Six Miami-Dade County Commissioners are recommending that a 25,000-square-foot park on Flagler Street be the sole site for a new Miami-Dade Civic Courthouse.
The unanimous vote came Tuesday morning during a chairman’s policy council meeting held in county chambers. The site item will come before the full 13-member county commission on July 24.
County officials have been attempting to find a way to partner with a private developer to construct a new 600,000-square-foot civil courthouse in Miami’s downtown area ever since Miami-Dade voters rejected a $390 million bond issue in 2014. Lawyers and judges insist that the current Miami-Dade County Courthouse at 79 West Flagler Street, built in 1928, is essentially an unsafe building with loose plaster, mold infestations, crummy plumbing, and lead-contaminated drinking water.
However, there’s been disagreement over how the county should go about selecting a development team to build the new courthouse or where it should be located. On June 5, over the objections of Miami-Dade County Mayor Carlos Gimenez, the county commission decided to throw out a P3 “two-step” bidding process and issue a brand new open bidding method that was advocated by one of the bidders, a development team lead by Florida East Coast Industries. FECI is the parent company of the Brightline train system and developer of MiamiCentral, a 3-million-square-foot, mixed-use project that will include apartments, retail, offices, and a pair of train stations.
Gimenez had also tried to throw out FECI’s unsolicited bid to construct a new courthouse in exchange for $26 million a year for the next 35 years, only to be overruled by the county commission.
Tuesday’s vote, which took less than five minutes, was yet another victory for the FECI-led team which has long advocated that the new courthouse be built on Cultural Center Plaza Park, located just west of the Flagler Courthouse and east of the Metrorail tracks and the Cultural Center Plaza. The Cultural Center Plaza is home to the HistoryMiami museum and Miami-Dade’s main library.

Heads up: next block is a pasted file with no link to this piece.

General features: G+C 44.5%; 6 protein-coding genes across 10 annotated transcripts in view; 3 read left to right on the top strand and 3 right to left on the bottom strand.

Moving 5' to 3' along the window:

Previously, Gimenez advocated a 42,000-square-foot site by the new Miami Children’s Courthouse at 155 Northwest Third Street. Gimenez claimed the county would save $6.3 million building at the Children’s Courthouse site since it was essentially vacant (it’s now a surface parking lot) and already environmentally remediated.
However, Flagler business owners, the Downtown Development Authority, and lawyer groups like the Cuban American Bar Association insisted on the Flagler site.
Commissioner Sally Heyman thinks the site near the Miami Children’s Courthouse should be reserved for a future facility that can provide services for children and families. Heyman also felt that a new courthouse belongs “right here on Flagler” since it’s a “central draw for the community.”
“It further defines us as a big player in a big city in a big county,” Heyman added.
During the meeting, the mayor’s office didn’t voice any objection to Flagler being the sole site. Instead, Deputy Mayor Edward Marquiz just urged a decision. “A selection of a site is critical for us to move forward judiciously,” he told commissioners.
Eugene Stearns, FECI’s lobbyist, said the debate over where to build the new courthouse “is over” and that Gimenez has “seen the writing on the wall.”
Besides FECI, four other development teams have submitted proposals to build a new courthouse: Fengate Capital Management, the Plenary Group, Sacyr Infrastructure USA, and M-S-E Judicial Partners. A new RFP (request for proposals) will be issued in 30 days. A separate bid will be issued for developers interested in buying and redeveloping the current historically designated courthouse.